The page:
Best Free Audio Editing Software



Back in the old days, recording and editing audio was not a simple task: mainly because not everyone had access to the required equipment and because of the limitations and high prices of the devices. Today, you can simply use a computer, audio editing software and a PC microphone (or the line-in on the sound card).

Of course, the latter isn't going to be a pro-task, but the majority of people who just want to record themselves or external equipment in a simple way, and be able to edit the recorded material in the digital world, will probably use the quick and cheap method mentioned above.

If you want to get more serious with your recordings and editing capabilities, investing in good audio equipment and/or extending the capabilities of your PC (via hardware and software), will bring you a big step forward into the pro audio recording and editing world. Presuming you already have a PC with a built-in sound card, and you want to record something and edit it later on, or you just want to edit an audio file that is on the PC already. Then you just need an audio editing software to make changes to the sound you want to manipulate.

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Rated Products


A multi-track audio editor and recorder can be as simple, or as complex as you want it to be

Our Rating: 
License: Free (Open source)
Interface is easy to use, easily applies noise profiles, capable of saving in multiple compressed formats.
Support for VST Plugins is available via a separate plugin.
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KRISTAL Audio Engine  

A powerful multi-track recorder, audio sequencer and mixer

Our Rating: 
License: Free (Private/Educational use)
Modular system - Many different plug-ins, supports ASIO.
Can only handle 16 audio tracks maximum, requires a fast PC.
Read full review...


A small portable program packs a lot of advanced features and analysis tools

Our Rating: 
License: Free
No installation required, edit sounds like a pro user.
Read full review...

To be reviewed:

Ocenaudio, an easy, fast and powerful audio editor across multiple platforms including Windows, Mac OS X and Linux.


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This software review is copy-edited by Ian Richards. Please help edit and improve this article by clicking here.

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I have downloaded Audacity -- but it seems to catch/record all the ambient sound - Can anybody give me any suggestions on how to focus the recording on ONLY what sound that is coming thru the computer???

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Sorry for the late post, but I just came to this page. The sounds you pick up while recording will be almost entirely based upon the microphone you choose. PZMs, for example, are very directional:

I have a bunch of old PZM mics, and they pick up everything. Their main claim is they don't pick up reflections from nearby floors or table tops, so there is no strange comb-filtering effect that puts nulls in your frequency response. (That Media College blurb misstates this effect as "reverberation", which is way different.)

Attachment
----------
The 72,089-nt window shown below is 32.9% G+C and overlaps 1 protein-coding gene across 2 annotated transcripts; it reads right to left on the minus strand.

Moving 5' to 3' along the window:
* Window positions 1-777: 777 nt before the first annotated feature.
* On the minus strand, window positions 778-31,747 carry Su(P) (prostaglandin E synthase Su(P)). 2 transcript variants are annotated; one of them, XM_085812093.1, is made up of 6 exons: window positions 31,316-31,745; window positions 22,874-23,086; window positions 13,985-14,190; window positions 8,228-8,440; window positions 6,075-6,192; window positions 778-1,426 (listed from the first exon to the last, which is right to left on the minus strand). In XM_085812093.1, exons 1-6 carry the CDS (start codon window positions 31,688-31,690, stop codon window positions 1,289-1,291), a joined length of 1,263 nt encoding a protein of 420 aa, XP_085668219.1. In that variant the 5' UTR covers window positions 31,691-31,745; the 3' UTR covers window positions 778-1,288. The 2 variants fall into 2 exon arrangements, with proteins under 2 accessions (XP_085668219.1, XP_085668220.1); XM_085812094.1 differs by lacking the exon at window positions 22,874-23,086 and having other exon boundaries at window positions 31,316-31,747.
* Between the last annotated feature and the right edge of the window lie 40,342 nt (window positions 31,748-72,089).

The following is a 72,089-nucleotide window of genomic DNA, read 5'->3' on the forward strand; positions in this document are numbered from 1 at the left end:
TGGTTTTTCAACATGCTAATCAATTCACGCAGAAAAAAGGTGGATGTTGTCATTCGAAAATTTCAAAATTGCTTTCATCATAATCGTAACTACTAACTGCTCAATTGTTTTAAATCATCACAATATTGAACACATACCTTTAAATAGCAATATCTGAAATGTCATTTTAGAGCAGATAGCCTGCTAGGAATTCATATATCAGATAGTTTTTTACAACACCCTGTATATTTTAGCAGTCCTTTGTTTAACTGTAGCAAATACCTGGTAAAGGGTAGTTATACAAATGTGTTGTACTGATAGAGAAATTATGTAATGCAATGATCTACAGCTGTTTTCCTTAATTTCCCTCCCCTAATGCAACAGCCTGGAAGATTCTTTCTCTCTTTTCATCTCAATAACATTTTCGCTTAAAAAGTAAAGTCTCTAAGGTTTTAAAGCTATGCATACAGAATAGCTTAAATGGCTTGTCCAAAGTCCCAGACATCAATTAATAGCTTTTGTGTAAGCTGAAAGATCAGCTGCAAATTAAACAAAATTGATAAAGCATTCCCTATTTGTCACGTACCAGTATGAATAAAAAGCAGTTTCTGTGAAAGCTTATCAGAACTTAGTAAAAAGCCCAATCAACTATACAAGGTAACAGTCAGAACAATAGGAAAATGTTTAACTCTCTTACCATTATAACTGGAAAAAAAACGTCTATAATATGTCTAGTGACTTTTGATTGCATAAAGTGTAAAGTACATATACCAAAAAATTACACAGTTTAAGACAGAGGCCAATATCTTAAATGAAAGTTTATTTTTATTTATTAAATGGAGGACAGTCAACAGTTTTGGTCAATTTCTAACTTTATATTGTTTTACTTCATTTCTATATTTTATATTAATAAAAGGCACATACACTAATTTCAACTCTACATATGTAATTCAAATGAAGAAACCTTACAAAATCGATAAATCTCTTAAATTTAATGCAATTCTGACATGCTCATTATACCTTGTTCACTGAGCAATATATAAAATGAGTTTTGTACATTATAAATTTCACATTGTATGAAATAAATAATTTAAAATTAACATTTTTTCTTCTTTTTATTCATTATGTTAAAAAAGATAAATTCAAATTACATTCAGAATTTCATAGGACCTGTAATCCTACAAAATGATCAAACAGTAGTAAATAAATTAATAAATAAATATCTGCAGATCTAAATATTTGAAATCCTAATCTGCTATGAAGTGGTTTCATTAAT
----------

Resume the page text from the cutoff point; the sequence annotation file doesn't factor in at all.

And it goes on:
What you want to reduce extraneous sound is a directional mic. Cardioid is usually the best you can get in a cheap mic, but unidirectional ones have tighter patterns. A paraboloid reflector is better yet, for faraway sounds (think bird calls). But usually you will get the best sound by putting your mic as close to the source as possible. Use a clip-on mic or headset-mounted.

Audacity is not compatible with Win 10. They are reportedly working on it.

Many thanks for the quick reply. I've downloaded the program and it's exactly what I've been looking for. It's easy to use as well. As a software junkie, Gizmo's is marvellous. I always read the links every day and there is always a relevant and helpful article. Keep up the good work.

All the best,



I've tried to download Kristal Audio Engine without success. Every time I try to access the download, the page won't load. Anyone know of a way round this as I would like to try this program.. Thanks in advance


Hi Alex. There is a problem with their download link. We have now changed this to the Softpedia source which is working fine. MC - Site Manager.

I have an iMac 10.9.3 and have used Audacity on several occasions. I have used Peak LE for many years, but it is no longer in business and freezes very frequently. Peak was perfect for my use since mostly I am recording a voice concert on a digital recorder and then editing and adding tracks to make a CD. When I now use Audacity, tracks is another matter since it is set up to do multiple tracks. Is there an easy and quick way to separate songs for CD tracks when editing?

I just did this with a cassette tape of our choir. I connected my cassette player into the line in of my pc, and recorded it to one file (didn't need to babysit it, just let it run). I opened the file and by zooming in I can see where songs begin and end. I highlight what looks to be one song with the mouse and copy and paste that one song (and a little extra) to a new file. I trim it to just the right length, apply any filters etc. then save as a mp3 and wav file (for CD).

I used OcenAudio on LinuxMint, but Audacity should work the same way.

I still think OcenAudio beats Audacity, most of the time. Better set of tools, and smaller download. I just installed the latest version on LinuxMint, piece of cake.

I just downloaded OceanAudiox64 after seeing your comment, it went well with my Win 10x64. Even the authors do not publicize this; strange!